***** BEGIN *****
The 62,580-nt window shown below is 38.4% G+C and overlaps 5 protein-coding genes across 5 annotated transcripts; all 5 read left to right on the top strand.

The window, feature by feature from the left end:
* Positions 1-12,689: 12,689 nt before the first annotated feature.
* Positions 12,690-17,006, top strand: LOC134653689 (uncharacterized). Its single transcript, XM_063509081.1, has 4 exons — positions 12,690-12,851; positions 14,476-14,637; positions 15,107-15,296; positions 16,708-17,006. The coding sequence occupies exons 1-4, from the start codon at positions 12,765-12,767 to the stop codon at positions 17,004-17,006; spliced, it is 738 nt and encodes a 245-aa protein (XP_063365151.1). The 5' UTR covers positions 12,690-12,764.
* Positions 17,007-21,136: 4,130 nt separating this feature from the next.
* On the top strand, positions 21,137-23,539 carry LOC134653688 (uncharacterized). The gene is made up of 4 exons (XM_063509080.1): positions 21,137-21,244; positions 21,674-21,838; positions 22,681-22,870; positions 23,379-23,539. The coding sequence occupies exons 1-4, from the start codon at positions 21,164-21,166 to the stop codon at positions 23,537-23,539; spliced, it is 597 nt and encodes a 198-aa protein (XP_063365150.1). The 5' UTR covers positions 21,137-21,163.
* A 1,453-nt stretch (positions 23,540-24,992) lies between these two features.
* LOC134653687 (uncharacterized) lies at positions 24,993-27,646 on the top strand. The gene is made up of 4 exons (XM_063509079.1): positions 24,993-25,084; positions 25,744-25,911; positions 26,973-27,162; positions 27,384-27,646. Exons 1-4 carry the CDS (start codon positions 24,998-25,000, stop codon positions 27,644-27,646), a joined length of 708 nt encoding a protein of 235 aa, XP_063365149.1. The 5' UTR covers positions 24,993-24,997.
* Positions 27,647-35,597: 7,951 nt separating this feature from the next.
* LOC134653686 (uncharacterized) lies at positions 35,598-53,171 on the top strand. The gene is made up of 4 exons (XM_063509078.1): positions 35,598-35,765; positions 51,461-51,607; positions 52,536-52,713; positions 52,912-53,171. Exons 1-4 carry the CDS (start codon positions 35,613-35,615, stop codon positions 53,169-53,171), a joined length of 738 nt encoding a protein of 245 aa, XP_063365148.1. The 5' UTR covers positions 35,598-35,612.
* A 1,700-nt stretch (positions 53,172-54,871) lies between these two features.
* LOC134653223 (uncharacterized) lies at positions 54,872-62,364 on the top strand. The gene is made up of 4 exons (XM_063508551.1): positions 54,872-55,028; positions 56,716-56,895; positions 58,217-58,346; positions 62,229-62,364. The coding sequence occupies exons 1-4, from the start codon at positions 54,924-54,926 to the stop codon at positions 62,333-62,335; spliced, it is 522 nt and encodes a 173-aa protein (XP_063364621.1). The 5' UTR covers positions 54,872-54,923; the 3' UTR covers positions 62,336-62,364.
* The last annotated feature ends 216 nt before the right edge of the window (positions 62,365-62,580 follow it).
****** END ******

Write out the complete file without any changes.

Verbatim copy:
The 62,580-nt window shown below is 38.4% G+C and overlaps 5 protein-coding genes across 5 annotated transcripts; all 5 read left to right on the top strand.

The window, feature by feature from the left end:
* Positions 1-12,689: 12,689 nt before the first annotated feature.
* Positions 12,690-17,006, top strand: LOC134653689 (uncharacterized). Its single transcript, XM_063509081.1, has 4 exons — positions 12,690-12,851; positions 14,476-14,637; positions 15,107-15,296; positions 16,708-17,006. The coding sequence occupies exons 1-4, from the start codon at positions 12,765-12,767 to the stop codon at positions 17,004-17,006; spliced, it is 738 nt and encodes a 245-aa protein (XP_063365151.1). The 5' UTR covers positions 12,690-12,764.
* Positions 17,007-21,136: 4,130 nt separating this feature from the next.
* On the top strand, positions 21,137-23,539 carry LOC134653688 (uncharacterized). The gene is made up of 4 exons (XM_063509080.1): positions 21,137-21,244; positions 21,674-21,838; positions 22,681-22,870; positions 23,379-23,539. The coding sequence occupies exons 1-4, from the start codon at positions 21,164-21,166 to the stop codon at positions 23,537-23,539; spliced, it is 597 nt and encodes a 198-aa protein (XP_063365150.1). The 5' UTR covers positions 21,137-21,163.
* A 1,453-nt stretch (positions 23,540-24,992) lies between these two features.
* LOC134653687 (uncharacterized) lies at positions 24,993-27,646 on the top strand. The gene is made up of 4 exons (XM_063509079.1): positions 24,993-25,084; positions 25,744-25,911; positions 26,973-27,162; positions 27,384-27,646. Exons 1-4 carry the CDS (start codon positions 24,998-25,000, stop codon positions 27,644-27,646), a joined length of 708 nt encoding a protein of 235 aa, XP_063365149.1. The 5' UTR covers positions 24,993-24,997.
* Positions 27,647-35,597: 7,951 nt separating this feature from the next.
* LOC134653686 (uncharacterized) lies at positions 35,598-53,171 on the top strand. The gene is made up of 4 exons (XM_063509078.1): positions 35,598-35,765; positions 51,461-51,607; positions 52,536-52,713; positions 52,912-53,171. Exons 1-4 carry the CDS (start codon positions 35,613-35,615, stop codon positions 53,169-53,171), a joined length of 738 nt encoding a protein of 245 aa, XP_063365148.1. The 5' UTR covers positions 35,598-35,612.
* A 1,700-nt stretch (positions 53,172-54,871) lies between these two features.
* LOC134653223 (uncharacterized) lies at positions 54,872-62,364 on the top strand. The gene is made up of 4 exons (XM_063508551.1): positions 54,872-55,028; positions 56,716-56,895; positions 58,217-58,346; positions 62,229-62,364. The coding sequence occupies exons 1-4, from the start codon at positions 54,924-54,926 to the stop codon at positions 62,333-62,335; spliced, it is 522 nt and encodes a 173-aa protein (XP_063364621.1). The 5' UTR covers positions 54,872-54,923; the 3' UTR covers positions 62,336-62,364.
* The last annotated feature ends 216 nt before the right edge of the window (positions 62,365-62,580 follow it).